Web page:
If you’re looking to finance your small business with a quick infusion of cash, one option to consider is a bullet loan. 

They can be an attractive option if your business needs cash now, but by definition, carry some financial risks that can increase your future debt.

To help mitigate risk while still taking advantage of the benefits of this financing tool, here’s what you need to know about bullet loans, how they work, when it makes sense to use them and how to avoid potential problems.

What Is a Bullet Loan?

A bullet loan — sometimes called an interest-only or balloon loan — is distinguished from other types of financing products by the final payment requirement when it reaches maturity.

With a bullet loan payment, repayment for your loan’s principal is delayed until the end of the term, when you must make a lump sum payment covering any unpaid amount.  This brings up one of the biggest reasons why a business might turn to bullet financing: Structuring repayment this way lowers monthly payments.

A bullet loan can be used in several forms of financing, including:

  • Mortgage
  • Note
  • Bond
  • Other types of credit

Because of the high, deferred payments, bullet loans are generally considered best for short-term lending situations. 

When you apply for a bullet loan, you get evaluated through an underwriting process just as you would for a regularly amortized option. They can be secured or unsecured. If you qualify, you’ll be approved for a maximum principal amount.

Bullet Loans in Use

Bullet loans are particularly favored by real-estate developers. This strategy can be used to develop anything from a single tract of land to an entire subdivision.

A Bullet Loan Example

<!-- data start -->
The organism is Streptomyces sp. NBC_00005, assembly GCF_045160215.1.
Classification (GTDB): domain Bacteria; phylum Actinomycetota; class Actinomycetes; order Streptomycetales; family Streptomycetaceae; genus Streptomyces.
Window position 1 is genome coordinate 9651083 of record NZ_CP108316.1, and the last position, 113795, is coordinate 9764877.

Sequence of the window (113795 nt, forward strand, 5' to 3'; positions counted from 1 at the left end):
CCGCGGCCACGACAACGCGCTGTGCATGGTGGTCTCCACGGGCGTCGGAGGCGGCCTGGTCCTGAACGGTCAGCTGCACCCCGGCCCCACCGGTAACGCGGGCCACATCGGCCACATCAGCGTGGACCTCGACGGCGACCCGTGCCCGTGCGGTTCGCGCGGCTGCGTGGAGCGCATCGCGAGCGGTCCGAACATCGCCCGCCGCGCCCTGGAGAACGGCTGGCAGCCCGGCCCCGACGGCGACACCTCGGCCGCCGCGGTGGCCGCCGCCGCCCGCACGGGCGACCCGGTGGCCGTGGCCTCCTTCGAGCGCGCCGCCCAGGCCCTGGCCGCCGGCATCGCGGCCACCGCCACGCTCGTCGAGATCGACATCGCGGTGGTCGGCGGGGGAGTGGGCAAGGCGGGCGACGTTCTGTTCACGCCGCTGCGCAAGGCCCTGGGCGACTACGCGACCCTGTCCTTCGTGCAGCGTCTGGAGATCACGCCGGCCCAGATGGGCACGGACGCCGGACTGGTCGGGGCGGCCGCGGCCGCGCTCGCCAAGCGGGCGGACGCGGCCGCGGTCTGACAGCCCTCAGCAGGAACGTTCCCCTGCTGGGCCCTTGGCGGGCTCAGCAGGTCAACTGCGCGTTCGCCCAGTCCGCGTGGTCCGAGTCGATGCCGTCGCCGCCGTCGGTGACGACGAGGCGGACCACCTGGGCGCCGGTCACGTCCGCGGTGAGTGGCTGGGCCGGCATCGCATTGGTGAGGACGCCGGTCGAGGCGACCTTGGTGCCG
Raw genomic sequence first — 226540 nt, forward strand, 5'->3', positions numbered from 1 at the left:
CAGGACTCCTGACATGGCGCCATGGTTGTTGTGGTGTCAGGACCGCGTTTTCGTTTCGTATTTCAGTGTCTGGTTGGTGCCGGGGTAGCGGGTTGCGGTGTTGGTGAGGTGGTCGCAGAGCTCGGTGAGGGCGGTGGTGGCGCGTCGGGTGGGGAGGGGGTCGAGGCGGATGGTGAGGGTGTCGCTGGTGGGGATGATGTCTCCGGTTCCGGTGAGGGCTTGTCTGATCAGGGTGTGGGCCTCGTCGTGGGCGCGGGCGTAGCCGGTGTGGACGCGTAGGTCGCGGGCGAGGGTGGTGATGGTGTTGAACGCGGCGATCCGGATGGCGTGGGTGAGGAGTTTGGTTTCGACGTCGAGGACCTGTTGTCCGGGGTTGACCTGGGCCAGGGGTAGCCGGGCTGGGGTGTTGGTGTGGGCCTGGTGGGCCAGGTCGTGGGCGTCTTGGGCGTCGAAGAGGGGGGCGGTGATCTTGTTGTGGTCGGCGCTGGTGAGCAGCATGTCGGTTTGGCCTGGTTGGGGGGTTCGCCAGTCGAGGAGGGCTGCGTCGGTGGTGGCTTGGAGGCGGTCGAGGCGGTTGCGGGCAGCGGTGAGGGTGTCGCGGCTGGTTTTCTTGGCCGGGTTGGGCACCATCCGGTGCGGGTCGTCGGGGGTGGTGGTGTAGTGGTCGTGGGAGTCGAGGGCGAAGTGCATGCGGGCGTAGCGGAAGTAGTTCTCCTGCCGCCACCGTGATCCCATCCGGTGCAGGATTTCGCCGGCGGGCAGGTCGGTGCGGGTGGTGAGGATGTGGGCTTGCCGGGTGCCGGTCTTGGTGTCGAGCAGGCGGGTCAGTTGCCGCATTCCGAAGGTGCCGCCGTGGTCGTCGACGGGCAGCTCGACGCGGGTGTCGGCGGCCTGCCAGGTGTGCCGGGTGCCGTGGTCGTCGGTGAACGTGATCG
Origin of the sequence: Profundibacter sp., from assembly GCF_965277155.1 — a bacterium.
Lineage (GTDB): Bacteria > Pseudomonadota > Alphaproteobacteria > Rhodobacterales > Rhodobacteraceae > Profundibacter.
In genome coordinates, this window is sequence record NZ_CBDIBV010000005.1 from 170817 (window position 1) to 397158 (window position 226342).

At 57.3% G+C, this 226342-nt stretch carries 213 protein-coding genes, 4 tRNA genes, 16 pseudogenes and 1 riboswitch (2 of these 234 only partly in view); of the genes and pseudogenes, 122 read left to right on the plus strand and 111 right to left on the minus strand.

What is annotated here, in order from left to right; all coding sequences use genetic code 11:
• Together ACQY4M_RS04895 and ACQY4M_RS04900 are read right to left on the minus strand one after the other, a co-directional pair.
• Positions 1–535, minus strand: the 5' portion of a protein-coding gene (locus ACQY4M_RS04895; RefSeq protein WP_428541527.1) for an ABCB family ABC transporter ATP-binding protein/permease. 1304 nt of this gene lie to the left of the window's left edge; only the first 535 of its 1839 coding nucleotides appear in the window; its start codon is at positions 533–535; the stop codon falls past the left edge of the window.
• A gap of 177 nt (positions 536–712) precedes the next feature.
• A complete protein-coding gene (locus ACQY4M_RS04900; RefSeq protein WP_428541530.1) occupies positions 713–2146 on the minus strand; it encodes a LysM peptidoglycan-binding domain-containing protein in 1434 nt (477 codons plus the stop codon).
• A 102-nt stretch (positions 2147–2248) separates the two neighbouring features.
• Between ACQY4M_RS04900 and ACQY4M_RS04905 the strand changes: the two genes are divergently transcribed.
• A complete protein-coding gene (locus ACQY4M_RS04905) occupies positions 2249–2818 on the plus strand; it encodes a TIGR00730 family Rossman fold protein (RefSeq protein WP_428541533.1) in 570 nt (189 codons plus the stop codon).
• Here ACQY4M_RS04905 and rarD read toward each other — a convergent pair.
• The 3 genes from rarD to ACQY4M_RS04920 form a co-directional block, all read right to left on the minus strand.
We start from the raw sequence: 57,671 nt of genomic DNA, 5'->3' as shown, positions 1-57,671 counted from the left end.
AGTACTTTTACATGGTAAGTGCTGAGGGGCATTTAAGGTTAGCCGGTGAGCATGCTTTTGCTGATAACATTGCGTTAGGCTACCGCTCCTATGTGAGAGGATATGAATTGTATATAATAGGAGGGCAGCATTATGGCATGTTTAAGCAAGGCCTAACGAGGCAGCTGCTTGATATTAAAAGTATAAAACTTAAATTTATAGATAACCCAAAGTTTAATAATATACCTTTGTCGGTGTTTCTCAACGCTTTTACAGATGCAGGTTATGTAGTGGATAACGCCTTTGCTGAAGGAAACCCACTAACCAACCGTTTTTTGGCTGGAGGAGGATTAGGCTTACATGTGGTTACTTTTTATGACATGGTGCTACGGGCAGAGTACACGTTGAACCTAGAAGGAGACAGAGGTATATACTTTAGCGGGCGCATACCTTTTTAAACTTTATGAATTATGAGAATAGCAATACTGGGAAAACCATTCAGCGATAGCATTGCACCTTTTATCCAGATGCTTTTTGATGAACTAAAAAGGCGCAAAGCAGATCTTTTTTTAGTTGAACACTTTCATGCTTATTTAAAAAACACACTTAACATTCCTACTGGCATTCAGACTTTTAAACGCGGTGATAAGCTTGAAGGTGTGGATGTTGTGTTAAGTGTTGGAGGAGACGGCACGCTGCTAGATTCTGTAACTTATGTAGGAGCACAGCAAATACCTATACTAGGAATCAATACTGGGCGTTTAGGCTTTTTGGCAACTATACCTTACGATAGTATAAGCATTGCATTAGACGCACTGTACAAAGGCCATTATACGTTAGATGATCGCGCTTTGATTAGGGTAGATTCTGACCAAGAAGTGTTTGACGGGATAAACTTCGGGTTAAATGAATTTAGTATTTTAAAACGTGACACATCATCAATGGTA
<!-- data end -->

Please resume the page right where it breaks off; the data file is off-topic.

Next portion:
A real-estate development company could use a bullet loan to purchase an undeveloped tract of land that has low collateral value. The company can use the funding to develop the land, giving it a significantly higher collateral value. 

The developed property can then be used as collateral to refinance the bullet loan payment at the end of the term. 

A business might take out a bullet loan to finance the construction of a new facility. Once the facility has been completed, the finished building can be used as collateral to refinance the bullet term loan.

Another example is equipment financing: You could use the funding to purchase new equipment, and then use that equipment to generate revenue that can be put toward the bullet payment or putting the company in a position to refinance.

How Does a Bullet Loan Work?

With the majority of bullet loans, you pay accruing interest throughout your term. The total principal must be paid at the loan’s maturity, known as the bullet payment, unless you refinance the loan. 

If your research has turned up references to a balloon payment and you wonder which is better, balloon payment vs. bullet payment, note the terms are often interchangeably used. Each term refers to the sizeable (or ballooned) amount of money due at bullet maturity.

With some plans, you delay repaying both principal and interest until the maturity date. This repayment plan, known as a full-lump-sum bullet loan, increases the amount of interest that accumulates over your term, resulting in a significantly higher balloon payment.

Common Bullet Loan Terms

Bullet loans have distinct terms because the repayment is unique.

Repayment length is short term; usually not exceeding 5 years. However, interest can be based on an amortization calculation of up to 3 times the length of bullet maturity, raising the total you’ll pay.

Payments are based on the terms of your loan and the type of structure you’re under. They’ll be set monthly, annually or deferred to a single bullet payment. 

Calculations are made on the assumption that you won’t be pre-paying any of the principal balance. This increases the total interest that accrues because the rate is applied to a constant, high number.

A man looks distressed at a large bill. A borrower has to pay off the entire bullet loan principal at the end of the term.

What Happens at Bullet Maturity?